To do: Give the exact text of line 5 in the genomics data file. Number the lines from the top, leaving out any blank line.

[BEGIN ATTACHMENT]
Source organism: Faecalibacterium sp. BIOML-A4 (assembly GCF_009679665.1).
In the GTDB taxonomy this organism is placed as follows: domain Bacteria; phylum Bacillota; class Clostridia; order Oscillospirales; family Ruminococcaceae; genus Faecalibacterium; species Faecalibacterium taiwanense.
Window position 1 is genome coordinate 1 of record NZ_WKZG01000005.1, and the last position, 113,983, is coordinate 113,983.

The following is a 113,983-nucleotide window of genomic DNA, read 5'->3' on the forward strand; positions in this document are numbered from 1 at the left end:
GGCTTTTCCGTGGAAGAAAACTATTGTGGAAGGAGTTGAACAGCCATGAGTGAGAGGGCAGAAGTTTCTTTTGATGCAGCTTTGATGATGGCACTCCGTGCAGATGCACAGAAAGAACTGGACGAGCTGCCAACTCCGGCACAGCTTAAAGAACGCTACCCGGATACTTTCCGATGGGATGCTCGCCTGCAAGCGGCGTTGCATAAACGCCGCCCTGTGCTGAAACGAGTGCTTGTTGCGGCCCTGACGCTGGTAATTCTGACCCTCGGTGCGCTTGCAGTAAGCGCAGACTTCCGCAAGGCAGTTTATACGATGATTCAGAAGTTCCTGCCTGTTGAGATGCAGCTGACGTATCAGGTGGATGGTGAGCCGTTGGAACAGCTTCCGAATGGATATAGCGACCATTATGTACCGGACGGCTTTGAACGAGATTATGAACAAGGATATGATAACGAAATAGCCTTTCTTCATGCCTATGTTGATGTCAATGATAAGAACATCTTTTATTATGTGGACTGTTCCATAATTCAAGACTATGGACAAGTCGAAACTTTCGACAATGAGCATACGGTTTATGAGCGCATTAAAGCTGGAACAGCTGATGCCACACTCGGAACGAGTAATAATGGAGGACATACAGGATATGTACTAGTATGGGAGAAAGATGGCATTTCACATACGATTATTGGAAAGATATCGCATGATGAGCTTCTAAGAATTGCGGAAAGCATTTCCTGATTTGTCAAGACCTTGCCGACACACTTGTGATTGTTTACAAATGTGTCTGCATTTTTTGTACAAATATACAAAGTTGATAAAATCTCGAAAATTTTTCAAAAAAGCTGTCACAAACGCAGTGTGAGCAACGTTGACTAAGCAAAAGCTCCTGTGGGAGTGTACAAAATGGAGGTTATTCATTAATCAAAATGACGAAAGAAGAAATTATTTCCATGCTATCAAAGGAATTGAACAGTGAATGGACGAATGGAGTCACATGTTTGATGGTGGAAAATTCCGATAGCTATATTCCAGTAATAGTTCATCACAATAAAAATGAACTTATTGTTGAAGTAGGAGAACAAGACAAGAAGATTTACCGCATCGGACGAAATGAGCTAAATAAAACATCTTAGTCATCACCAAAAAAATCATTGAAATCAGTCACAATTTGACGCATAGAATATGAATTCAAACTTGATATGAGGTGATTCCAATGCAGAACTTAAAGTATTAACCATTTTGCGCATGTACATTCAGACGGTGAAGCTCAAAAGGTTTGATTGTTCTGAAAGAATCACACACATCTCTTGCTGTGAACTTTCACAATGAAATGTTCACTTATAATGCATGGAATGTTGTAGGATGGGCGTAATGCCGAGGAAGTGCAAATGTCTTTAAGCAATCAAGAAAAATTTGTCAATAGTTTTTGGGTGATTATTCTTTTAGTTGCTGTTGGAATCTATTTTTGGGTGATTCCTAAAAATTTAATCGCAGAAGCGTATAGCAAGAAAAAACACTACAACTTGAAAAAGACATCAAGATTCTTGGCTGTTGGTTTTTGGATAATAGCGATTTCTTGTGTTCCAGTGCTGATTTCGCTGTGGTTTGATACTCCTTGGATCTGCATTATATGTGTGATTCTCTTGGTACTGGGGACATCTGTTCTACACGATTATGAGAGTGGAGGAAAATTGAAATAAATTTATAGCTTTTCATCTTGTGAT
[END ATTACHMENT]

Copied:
GGCTTTTCCGTGGAAGAAAACTATTGTGGAAGGAGTTGAACAGCCATGAGTGAGAGGGCAGAAGTTTCTTTTGATGCAGCTTTGATGATGGCACTCCGTGCAGATGCACAGAAAGAACTGGACGAGCTGCCAACTCCGGCACAGCTTAAAGAACGCTACCCGGATACTTTCCGATGGGATGCTCGCCTGCAAGCGGCGTTGCATAAACGCCGCCCTGTGCTGAAACGAGTGCTTGTTGCGGCCCTGACGCTGGTAATTCTGACCCTCGGTGCGCTTGCAGTAAGCGCAGACTTCCGCAAGGCAGTTTATACGATGATTCAGAAGTTCCTGCCTGTTGAGATGCAGCTGACGTATCAGGTGGATGGTGAGCCGTTGGAACAGCTTCCGAATGGATATAGCGACCATTATGTACCGGACGGCTTTGAACGAGATTATGAACAAGGATATGATAACGAAATAGCCTTTCTTCATGCCTATGTTGATGTCAATGATAAGAACATCTTTTATTATGTGGACTGTTCCATAATTCAAGACTATGGACAAGTCGAAACTTTCGACAATGAGCATACGGTTTATGAGCGCATTAAAGCTGGAACAGCTGATGCCACACTCGGAACGAGTAATAATGGAGGACATACAGGATATGTACTAGTATGGGAGAAAGATGGCATTTCACATACGATTATTGGAAAGATATCGCATGATGAGCTTCTAAGAATTGCGGAAAGCATTTCCTGATTTGTCAAGACCTTGCCGACACACTTGTGATTGTTTACAAATGTGTCTGCATTTTTTGTACAAATATACAAAGTTGATAAAATCTCGAAAATTTTTCAAAAAAGCTGTCACAAACGCAGTGTGAGCAACGTTGACTAAGCAAAAGCTCCTGTGGGAGTGTACAAAATGGAGGTTATTCATTAATCAAAATGACGAAAGAAGAAATTATTTCCATGCTATCAAAGGAATTGAACAGTGAATGGACGAATGGAGTCACATGTTTGATGGTGGAAAATTCCGATAGCTATATTCCAGTAATAGTTCATCACAATAAAAATGAACTTATTGTTGAAGTAGGAGAACAAGACAAGAAGATTTACCGCATCGGACGAAATGAGCTAAATAAAACATCTTAGTCATCACCAAAAAAATCATTGAAATCAGTCACAATTTGACGCATAGAATATGAATTCAAACTTGATATGAGGTGATTCCAATGCAGAACTTAAAGTATTAACCATTTTGCGCATGTACATTCAGACGGTGAAGCTCAAAAGGTTTGATTGTTCTGAAAGAATCACACACATCTCTTGCTGTGAACTTTCACAATGAAATGTTCACTTATAATGCATGGAATGTTGTAGGATGGGCGTAATGCCGAGGAAGTGCAAATGTCTTTAAGCAATCAAGAAAAATTTGTCAATAGTTTTTGGGTGATTATTCTTTTAGTTGCTGTTGGAATCTATTTTTGGGTGATTCCTAAAAATTTAATCGCAGAAGCGTATAGCAAGAAAAAACACTACAACTTGAAAAAGACATCAAGATTCTTGGCTGTTGGTTTTTGGATAATAGCGATTTCTTGTGTTCCAGTGCTGATTTCGCTGTGGTTTGATACTCCTTGGATCTGCATTATATGTGTGATTCTCTTGGTACTGGGGACATCTGTTCTACACGATTATGAGAGTGGAGGAAAATTGAAATAAATTTATAGCTTTTCATCTTGTGAT